Bjork rushes out new album Vulnicura
Bjork has rushed her eighth album Vulnicura onto iTunes, days after the music leaked online.
The album's release was intended to accompany a retrospective of the Icelandic musician's career at New York's Museum of Modern Art in March.
But after the record appeared on file-sharing sites last weekend, the star decided to put it on sale immediately.
"I am so grateful you are still interested in my work," she said. "I appreciate every little bit!"
Writing on Facebook, Bjork described the nine-track album as "a complete heartbreak album" with an "emotional chronology" to it.
"I was worried it would be too self indulgent," said the star, who later realised the songs "could be a help, a crutch to others and prove how biological this process is: The wound and the healing of the wound, psychologically and physically".
She added: "It has a stubborn clock attached to it."
Bjork's fast turnaround echoes that of Madonna, who raced to get tracks from her Rebel Heart album onto iTunes over Christmas after early demos and unfinished mixes appeared online.
Speaking to Billboard magazine last month, Madonna's manager, Guy Oseary, described the situation as "devastating".
"[We were] trying to pull down as many leaks as we could and... it was just unstoppable," he said.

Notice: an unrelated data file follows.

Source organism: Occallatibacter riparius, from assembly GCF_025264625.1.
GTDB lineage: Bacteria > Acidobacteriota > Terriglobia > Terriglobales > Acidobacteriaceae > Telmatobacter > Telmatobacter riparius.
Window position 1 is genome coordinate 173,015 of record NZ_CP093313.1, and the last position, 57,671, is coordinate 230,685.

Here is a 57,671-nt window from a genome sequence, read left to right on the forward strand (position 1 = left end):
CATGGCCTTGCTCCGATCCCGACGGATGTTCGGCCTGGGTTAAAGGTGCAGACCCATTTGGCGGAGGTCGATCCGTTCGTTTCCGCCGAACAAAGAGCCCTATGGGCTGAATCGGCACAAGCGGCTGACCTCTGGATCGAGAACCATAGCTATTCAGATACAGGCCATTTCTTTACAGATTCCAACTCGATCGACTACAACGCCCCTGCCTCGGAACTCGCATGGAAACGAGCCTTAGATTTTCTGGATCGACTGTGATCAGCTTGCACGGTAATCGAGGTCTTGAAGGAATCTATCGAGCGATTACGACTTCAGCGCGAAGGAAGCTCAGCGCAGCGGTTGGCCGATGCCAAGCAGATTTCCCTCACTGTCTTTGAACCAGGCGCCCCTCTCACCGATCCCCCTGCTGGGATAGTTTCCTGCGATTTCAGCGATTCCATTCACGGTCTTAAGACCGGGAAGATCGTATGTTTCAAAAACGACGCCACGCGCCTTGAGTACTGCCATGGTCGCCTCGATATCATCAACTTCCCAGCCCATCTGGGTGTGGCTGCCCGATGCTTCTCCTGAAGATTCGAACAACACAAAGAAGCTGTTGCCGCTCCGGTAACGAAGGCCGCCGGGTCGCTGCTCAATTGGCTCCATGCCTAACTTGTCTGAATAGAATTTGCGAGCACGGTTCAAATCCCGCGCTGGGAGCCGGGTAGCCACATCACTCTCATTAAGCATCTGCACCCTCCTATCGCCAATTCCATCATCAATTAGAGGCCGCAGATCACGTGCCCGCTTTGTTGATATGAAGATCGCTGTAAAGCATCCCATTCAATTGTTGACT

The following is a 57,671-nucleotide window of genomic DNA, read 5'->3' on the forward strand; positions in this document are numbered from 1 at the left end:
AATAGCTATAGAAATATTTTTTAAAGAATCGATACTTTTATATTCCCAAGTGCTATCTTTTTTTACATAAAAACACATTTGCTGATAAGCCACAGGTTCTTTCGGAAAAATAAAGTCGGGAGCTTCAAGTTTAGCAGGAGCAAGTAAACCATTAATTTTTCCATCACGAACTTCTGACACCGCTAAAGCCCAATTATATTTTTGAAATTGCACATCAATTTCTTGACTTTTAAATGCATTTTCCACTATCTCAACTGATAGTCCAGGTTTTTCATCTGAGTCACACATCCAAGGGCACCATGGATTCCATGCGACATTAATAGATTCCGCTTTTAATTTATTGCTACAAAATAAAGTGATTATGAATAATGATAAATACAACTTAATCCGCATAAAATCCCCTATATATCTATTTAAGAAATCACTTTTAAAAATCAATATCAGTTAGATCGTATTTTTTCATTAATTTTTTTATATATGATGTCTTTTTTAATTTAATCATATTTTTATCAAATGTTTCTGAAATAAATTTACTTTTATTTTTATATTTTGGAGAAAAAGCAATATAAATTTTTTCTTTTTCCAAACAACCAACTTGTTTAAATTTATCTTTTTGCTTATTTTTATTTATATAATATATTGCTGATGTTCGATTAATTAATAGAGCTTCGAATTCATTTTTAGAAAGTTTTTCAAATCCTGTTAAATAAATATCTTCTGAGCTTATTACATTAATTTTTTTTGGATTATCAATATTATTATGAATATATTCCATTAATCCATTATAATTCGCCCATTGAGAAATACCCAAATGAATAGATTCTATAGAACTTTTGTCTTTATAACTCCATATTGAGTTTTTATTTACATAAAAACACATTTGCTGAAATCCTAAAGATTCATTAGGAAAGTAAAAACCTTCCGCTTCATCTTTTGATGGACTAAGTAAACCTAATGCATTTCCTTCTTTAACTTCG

"So, Madonna was pretty adamant that we should go immediately, that we should put out as much of the finished music as we could. And there was a lot of talk about the many reasons why it didn't make sense...
"But she was adamant that she didn't want people to think those were the finished tracks.
"And she was devastated. I mean, devastated and sickened that someone would do this to her and not allow her the chance to share the finished product with people."
Other artists have taken extreme measures to stop their albums leaking.
Beyonce took the world by surprise when she released her self-titled fifth album on iTunes overnight in 2013, complete with 17 music videos.
To keep the process under wraps, the record had been codenamed "Lily" and staff at her record label, Columbia, were only told of its existence the day before it was released.